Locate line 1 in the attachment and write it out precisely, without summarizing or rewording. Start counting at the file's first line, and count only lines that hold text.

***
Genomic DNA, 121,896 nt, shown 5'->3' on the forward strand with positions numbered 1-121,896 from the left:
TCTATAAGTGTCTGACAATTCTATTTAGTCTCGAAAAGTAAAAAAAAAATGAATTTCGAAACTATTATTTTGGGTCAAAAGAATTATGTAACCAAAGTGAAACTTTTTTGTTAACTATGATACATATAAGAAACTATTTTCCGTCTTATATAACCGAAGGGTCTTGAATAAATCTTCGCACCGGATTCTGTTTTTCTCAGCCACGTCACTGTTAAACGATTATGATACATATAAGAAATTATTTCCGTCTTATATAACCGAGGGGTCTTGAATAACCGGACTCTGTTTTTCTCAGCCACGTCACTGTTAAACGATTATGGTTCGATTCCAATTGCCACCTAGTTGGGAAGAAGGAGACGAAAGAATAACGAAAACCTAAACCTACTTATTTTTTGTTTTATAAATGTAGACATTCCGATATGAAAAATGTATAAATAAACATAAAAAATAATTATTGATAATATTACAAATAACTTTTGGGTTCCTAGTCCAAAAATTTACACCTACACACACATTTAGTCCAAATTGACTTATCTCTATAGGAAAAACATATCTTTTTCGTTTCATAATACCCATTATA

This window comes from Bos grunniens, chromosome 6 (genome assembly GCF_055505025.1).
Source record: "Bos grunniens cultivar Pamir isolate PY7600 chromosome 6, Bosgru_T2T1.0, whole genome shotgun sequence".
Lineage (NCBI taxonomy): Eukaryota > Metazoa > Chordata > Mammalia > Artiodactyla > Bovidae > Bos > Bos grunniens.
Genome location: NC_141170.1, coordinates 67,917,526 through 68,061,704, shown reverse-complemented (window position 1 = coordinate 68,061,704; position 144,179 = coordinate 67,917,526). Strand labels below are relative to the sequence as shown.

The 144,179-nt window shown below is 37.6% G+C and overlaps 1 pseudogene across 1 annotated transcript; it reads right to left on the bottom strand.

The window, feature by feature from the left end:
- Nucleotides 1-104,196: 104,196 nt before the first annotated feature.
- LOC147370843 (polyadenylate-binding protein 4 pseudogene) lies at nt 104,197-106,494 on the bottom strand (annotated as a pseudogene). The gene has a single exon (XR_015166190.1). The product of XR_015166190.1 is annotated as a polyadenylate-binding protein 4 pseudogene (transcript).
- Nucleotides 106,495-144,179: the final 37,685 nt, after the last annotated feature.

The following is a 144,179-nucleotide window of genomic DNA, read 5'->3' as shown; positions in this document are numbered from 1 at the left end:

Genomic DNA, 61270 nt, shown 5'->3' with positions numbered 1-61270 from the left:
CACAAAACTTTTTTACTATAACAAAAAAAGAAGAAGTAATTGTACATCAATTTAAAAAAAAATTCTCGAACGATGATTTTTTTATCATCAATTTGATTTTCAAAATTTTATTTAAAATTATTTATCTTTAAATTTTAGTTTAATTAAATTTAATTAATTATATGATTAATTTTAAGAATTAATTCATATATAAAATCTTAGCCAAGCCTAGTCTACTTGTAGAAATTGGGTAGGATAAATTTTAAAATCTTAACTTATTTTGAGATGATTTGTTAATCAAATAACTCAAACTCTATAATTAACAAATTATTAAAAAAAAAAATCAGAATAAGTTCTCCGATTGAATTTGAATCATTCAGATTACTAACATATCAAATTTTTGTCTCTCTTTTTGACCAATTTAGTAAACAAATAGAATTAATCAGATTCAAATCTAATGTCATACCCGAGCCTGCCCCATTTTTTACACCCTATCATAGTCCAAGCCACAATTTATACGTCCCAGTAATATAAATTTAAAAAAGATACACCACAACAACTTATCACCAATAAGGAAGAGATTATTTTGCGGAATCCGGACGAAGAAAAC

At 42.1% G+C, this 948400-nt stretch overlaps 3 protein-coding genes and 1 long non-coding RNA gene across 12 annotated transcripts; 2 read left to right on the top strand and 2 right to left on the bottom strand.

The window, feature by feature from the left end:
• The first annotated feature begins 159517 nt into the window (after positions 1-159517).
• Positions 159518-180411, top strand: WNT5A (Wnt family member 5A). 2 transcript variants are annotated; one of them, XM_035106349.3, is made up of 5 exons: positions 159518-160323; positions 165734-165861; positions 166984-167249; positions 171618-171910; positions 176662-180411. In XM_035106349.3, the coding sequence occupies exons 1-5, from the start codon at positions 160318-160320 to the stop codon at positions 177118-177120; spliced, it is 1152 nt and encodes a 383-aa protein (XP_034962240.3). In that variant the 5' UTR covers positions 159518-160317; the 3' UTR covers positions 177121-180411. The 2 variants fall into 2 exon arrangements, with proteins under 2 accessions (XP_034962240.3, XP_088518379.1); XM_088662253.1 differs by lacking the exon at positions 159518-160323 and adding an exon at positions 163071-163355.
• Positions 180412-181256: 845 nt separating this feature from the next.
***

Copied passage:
Genomic DNA, 121,896 nt, shown 5'->3' on the forward strand with positions numbered 1-121,896 from the left: